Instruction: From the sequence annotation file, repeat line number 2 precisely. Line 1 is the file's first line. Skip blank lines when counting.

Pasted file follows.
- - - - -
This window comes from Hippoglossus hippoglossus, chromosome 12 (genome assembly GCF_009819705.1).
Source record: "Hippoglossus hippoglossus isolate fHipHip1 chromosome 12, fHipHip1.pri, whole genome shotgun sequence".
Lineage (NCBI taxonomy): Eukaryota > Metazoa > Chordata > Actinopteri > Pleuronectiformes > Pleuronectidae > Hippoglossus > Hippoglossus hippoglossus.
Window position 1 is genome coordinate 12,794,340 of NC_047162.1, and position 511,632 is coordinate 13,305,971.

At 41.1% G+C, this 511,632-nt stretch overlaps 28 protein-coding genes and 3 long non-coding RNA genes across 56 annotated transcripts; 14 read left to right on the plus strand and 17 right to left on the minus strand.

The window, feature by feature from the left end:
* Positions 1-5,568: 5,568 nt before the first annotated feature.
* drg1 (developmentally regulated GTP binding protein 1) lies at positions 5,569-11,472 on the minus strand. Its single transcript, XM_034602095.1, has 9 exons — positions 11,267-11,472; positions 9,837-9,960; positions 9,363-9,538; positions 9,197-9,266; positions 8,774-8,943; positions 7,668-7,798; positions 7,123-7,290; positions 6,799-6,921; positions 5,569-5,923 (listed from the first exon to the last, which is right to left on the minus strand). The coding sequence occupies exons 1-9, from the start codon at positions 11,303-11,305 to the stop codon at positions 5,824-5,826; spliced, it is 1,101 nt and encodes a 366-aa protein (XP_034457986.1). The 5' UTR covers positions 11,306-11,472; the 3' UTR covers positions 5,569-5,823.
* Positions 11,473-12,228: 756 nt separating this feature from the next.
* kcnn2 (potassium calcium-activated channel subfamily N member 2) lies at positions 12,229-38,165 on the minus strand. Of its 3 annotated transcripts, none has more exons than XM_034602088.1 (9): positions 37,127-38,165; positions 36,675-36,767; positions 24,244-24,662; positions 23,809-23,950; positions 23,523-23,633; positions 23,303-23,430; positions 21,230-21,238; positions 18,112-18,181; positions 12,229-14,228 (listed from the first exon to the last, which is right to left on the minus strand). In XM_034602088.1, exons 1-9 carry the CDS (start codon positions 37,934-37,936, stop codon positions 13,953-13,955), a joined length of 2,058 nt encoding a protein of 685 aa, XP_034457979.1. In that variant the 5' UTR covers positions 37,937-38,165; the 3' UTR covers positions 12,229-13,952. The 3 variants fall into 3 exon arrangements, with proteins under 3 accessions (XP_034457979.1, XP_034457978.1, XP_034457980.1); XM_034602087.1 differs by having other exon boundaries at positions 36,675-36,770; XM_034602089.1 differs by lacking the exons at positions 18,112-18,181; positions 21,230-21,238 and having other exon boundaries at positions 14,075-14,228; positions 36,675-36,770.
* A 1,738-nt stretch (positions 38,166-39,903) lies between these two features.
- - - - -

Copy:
Source record: "Hippoglossus hippoglossus isolate fHipHip1 chromosome 12, fHipHip1.pri, whole genome shotgun sequence".